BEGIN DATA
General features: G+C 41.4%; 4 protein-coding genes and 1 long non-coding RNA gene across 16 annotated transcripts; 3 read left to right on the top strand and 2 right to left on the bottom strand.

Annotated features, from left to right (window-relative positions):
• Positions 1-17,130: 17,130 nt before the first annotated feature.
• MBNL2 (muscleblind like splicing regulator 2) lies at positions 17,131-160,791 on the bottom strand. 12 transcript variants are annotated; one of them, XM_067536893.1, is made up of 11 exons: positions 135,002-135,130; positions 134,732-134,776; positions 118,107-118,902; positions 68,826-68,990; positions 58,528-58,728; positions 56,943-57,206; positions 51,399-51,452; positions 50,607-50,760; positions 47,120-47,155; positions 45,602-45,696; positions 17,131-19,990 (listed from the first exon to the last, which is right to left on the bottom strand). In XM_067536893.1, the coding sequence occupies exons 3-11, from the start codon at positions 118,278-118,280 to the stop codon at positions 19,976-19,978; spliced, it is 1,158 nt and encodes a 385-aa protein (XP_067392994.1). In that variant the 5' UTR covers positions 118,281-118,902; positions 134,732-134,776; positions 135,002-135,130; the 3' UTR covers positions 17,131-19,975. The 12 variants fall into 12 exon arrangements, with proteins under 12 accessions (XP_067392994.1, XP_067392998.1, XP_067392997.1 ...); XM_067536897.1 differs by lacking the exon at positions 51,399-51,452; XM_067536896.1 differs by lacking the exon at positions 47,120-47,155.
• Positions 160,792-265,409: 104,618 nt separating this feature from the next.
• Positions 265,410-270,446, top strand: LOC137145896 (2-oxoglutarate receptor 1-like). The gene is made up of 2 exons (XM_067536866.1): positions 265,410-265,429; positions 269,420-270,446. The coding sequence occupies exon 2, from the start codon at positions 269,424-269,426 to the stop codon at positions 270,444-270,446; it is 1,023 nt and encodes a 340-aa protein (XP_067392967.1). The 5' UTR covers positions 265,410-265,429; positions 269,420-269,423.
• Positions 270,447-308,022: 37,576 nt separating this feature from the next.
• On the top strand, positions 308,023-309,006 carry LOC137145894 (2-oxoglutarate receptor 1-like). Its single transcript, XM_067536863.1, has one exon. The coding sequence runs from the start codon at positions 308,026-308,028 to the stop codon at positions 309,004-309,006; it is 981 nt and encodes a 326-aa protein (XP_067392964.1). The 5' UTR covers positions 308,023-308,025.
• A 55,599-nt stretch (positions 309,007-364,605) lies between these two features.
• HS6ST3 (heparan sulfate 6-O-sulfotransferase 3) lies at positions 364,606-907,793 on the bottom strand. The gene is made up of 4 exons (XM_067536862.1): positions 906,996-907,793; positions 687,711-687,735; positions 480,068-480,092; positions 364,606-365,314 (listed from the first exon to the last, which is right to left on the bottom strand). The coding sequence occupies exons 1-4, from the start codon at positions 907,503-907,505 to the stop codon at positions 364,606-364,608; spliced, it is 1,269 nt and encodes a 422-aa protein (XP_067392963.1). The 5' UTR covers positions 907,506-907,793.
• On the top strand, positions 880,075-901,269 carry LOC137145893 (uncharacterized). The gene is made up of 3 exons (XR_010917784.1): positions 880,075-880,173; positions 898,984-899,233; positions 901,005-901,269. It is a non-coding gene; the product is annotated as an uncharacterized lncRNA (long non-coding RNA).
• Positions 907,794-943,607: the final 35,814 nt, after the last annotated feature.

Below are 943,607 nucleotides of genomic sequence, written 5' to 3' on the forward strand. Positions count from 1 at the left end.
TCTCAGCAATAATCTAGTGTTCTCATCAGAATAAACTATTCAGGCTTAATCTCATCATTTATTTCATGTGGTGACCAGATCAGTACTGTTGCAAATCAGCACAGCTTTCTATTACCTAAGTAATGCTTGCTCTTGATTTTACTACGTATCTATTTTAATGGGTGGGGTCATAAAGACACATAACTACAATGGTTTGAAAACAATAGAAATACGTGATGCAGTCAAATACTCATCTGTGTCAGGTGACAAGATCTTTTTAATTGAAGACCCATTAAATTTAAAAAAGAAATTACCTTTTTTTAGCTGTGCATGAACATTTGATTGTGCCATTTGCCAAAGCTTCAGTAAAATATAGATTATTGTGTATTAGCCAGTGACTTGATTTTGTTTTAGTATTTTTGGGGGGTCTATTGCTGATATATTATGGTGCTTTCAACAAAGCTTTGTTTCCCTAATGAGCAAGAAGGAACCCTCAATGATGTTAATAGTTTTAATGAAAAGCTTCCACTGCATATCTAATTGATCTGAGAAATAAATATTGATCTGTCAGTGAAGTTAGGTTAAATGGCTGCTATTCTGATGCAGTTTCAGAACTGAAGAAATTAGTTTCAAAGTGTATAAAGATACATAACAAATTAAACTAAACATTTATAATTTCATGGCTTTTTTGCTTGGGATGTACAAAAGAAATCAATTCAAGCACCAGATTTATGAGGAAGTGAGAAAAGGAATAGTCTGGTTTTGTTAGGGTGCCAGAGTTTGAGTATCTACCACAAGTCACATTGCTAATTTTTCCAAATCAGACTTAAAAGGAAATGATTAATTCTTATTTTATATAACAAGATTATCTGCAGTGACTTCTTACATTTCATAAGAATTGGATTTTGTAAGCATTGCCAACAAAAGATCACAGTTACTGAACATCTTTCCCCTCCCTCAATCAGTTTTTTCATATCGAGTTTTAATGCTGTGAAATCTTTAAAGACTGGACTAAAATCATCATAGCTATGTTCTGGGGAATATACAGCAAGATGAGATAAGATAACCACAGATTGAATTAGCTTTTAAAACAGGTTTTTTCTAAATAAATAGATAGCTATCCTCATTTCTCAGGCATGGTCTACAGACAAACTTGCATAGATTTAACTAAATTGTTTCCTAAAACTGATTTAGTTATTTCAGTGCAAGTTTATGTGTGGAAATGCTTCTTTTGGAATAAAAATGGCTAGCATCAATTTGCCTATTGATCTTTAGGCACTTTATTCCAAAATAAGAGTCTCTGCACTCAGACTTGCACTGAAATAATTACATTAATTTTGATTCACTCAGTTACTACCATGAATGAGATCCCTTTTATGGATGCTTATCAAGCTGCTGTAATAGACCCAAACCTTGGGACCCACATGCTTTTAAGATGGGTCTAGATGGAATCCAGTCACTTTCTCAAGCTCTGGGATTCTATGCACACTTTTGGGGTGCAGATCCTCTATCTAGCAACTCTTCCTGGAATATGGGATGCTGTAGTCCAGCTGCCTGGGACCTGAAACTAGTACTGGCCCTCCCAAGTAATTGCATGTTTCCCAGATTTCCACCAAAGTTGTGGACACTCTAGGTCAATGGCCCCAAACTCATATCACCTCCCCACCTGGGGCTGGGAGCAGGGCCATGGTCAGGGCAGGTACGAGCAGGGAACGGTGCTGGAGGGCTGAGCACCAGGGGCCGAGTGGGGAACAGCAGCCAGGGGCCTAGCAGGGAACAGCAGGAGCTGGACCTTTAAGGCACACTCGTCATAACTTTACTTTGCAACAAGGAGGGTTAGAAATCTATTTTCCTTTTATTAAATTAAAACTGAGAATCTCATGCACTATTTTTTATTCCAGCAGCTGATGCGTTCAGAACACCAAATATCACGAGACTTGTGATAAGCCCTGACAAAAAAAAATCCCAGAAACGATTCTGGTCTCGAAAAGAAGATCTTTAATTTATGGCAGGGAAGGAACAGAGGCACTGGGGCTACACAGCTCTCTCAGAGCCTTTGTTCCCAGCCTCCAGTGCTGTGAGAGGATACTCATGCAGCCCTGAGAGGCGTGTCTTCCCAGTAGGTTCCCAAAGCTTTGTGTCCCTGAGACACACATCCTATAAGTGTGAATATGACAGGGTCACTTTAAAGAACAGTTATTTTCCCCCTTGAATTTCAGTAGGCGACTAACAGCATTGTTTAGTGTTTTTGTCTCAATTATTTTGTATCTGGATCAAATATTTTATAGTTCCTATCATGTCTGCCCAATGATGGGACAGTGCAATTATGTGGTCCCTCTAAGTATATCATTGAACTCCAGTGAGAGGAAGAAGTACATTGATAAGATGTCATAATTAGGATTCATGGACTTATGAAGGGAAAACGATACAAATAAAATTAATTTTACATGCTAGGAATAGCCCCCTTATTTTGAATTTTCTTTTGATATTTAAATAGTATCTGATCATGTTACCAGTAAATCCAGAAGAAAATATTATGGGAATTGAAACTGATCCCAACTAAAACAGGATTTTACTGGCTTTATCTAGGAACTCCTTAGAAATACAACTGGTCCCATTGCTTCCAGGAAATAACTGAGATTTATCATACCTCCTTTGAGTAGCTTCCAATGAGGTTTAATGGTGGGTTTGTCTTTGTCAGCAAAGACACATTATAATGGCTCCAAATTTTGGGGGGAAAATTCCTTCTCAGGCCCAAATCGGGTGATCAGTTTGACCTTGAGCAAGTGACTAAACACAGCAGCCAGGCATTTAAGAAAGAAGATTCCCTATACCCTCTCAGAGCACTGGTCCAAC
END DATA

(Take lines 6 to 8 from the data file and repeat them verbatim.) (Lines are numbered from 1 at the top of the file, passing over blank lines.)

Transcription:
• Positions 265,410-270,446, top strand: LOC137145896 (2-oxoglutarate receptor 1-like). The gene is made up of 2 exons (XM_067536866.1): positions 265,410-265,429; positions 269,420-270,446. The coding sequence occupies exon 2, from the start codon at positions 269,424-269,426 to the stop codon at positions 270,444-270,446; it is 1,023 nt and encodes a 340-aa protein (XP_067392967.1). The 5' UTR covers positions 265,410-265,429; positions 269,420-269,423.
• Positions 270,447-308,022: 37,576 nt separating this feature from the next.
• On the top strand, positions 308,023-309,006 carry LOC137145894 (2-oxoglutarate receptor 1-like). Its single transcript, XM_067536863.1, has one exon. The coding sequence runs from the start codon at positions 308,026-308,028 to the stop codon at positions 309,004-309,006; it is 981 nt and encodes a 326-aa protein (XP_067392964.1). The 5' UTR covers positions 308,023-308,025.